Director Matera, Senior Adviser Glaser, Representative Kao, Secretary General Hsiang, panelists, colleagues, and members of the audience; good morning to all.
Thank you to CSIS for hosting us this morning. It is a privilege to be invited to learn from our distinguished panel of speakers about the large and growing leadership role Taiwan plays in promoting development in Latin America and the Caribbean. I would like to share a little bit about the way we view Taiwan as a democratic development partner of choice for the region.
Taiwan is a shining example of development. It went from receiving U.S. development assistance in the 1950s and 1960s, to becoming a prosperous economy that is now able to offer development assistance to others.
Today, Taiwan—an island with a population of 23 million people—is the United States’ eleventh-largest trading partner and eighth-largest market for U.S. agricultural goods. The United States is Taiwan’s second-largest trading partner.
Taiwan has made significant contributions to addressing global and regional challenges, and the relationship between the U.S. and Taiwan has deepened, rooted in our shared democratic values.
Launched in 2015, the Global Cooperation and Training Framework (GCTF) is a joint U.S.-Taiwan initiative that is a platform for expanding cooperation in several critical areas, from public health and women’s empowerment to law enforcement and humanitarian assistance and disaster relief.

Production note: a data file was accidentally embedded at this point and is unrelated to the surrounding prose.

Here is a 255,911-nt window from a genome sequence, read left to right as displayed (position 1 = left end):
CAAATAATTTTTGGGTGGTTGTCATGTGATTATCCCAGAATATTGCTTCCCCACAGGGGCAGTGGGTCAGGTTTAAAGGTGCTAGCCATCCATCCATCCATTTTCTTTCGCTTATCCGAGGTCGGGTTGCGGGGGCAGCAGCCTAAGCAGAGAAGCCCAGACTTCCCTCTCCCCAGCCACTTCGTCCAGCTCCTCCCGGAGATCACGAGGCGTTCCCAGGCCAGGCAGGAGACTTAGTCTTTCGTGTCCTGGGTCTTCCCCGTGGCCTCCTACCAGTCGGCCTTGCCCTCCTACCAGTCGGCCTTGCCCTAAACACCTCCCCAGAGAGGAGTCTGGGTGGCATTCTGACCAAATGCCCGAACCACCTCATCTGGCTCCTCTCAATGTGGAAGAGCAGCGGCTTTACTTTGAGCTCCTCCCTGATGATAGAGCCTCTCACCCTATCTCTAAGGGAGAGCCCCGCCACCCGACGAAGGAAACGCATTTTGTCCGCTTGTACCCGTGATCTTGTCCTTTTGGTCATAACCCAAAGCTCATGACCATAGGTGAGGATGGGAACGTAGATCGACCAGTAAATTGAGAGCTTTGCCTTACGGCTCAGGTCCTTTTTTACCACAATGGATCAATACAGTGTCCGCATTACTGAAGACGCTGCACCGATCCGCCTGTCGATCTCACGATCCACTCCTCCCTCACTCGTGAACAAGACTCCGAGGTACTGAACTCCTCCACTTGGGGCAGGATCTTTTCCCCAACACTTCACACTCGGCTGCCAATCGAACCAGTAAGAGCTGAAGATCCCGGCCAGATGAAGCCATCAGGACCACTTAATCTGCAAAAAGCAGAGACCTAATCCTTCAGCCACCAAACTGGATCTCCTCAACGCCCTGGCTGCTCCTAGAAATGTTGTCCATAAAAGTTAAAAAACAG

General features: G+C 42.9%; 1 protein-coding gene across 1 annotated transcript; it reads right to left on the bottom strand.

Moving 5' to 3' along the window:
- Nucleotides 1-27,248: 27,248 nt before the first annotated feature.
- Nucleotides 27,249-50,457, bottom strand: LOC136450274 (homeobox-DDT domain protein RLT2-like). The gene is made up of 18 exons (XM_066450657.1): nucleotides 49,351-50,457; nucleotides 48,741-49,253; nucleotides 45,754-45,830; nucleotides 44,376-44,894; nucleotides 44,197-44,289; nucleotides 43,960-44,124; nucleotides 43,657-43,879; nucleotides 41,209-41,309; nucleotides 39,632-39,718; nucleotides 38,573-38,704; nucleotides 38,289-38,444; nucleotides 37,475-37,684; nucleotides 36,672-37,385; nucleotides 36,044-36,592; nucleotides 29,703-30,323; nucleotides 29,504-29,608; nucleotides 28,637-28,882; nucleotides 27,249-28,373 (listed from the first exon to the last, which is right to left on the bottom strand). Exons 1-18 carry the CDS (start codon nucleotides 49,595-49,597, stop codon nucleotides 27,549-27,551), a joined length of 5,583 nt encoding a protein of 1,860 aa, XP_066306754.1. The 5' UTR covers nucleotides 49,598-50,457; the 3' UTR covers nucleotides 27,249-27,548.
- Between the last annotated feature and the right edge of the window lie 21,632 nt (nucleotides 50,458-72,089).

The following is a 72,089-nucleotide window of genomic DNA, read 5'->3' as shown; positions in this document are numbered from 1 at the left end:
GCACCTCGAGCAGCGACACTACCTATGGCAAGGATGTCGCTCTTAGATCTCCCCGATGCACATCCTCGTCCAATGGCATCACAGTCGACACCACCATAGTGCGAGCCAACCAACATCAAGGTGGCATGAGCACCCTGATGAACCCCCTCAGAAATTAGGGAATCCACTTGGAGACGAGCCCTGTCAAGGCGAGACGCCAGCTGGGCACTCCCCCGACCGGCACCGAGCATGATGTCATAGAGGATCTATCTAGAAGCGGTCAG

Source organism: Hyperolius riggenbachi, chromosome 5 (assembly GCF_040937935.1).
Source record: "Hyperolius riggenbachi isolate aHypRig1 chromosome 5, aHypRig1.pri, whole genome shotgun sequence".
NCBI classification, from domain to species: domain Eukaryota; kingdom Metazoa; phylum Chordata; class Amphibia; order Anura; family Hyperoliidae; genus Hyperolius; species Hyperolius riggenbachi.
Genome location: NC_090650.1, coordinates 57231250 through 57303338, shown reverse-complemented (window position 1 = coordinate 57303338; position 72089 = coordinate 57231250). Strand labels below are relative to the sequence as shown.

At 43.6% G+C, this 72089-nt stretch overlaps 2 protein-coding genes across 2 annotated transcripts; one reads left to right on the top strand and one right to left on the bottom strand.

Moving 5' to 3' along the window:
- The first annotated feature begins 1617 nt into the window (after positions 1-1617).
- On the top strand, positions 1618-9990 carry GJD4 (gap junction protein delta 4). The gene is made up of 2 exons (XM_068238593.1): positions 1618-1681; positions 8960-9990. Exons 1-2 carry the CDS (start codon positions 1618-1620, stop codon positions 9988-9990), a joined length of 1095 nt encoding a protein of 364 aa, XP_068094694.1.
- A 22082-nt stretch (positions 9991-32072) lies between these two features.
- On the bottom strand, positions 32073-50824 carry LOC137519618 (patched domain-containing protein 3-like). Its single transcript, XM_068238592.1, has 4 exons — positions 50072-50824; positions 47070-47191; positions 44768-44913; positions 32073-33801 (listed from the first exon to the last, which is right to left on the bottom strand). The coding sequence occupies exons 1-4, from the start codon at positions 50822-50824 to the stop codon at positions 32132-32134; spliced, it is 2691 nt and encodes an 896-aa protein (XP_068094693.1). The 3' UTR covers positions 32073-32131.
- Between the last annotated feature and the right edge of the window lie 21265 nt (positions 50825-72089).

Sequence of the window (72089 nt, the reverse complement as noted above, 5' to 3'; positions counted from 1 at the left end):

The United States is pleased to collaborate with Taiwan to support the development aspirations of our partners in the Americas. This past May, Taiwan and the U.S. Overseas Private Investment Corporation (OPIC) worked together to support Paraguay-based Banco Regional’s efforts to provide lending services to small- and medium-sized enterprises, especially those that are women-owned.
In international organizations where the United States and Taiwan are both members, including the Asia-Pacific Economic Cooperation (APEC) forum and World Trade Organization (WTO), we look for new opportunities to strengthen our cooperation on issues of mutual interest. The United States welcomes this same cooperation in Latin America and the Caribbean.
As a society that celebrates freedom of speech and of the press, Taiwan is particularly well positioned to help Latin American governments grapple with the challenge of protecting freedom of information while enhancing their infrastructure for information and communications technology. I look forward to hearing Secretary General Hsiang’s thoughts on how Taiwan can partner with governments in this region to strengthen their technology safeguards.
The nations of the Americas have made great strides to counter corruption, which is the Achilles heel of our Hemisphere of Freedom. Taiwan also has much to contribute to Latin American and Caribbean legislators to help parliaments codify transparency as an essential inoculation against bad deals and graft.
The United States remains committed to the U.S. One-China Policy, the Three Joint Communiques, and our responsibilities under the Taiwan Relations Act, and we oppose unilateral changes to the status quo. This has enabled us to maintain the full range of interactions with Taiwan, including visits, trade negotiations, and education and cultural exchanges.
Taiwan is a reliable partner, a democratic role model, and a force for good in the world and here in our region. It adheres to international standards on development, infrastructure investments, labor, environment, and human rights. The United States will continue to support Taiwan, especially as it seeks to expand its already significant contributions to addressing global challenges.
I will close here and look forward to hearing from the speakers and panelists. Thank you.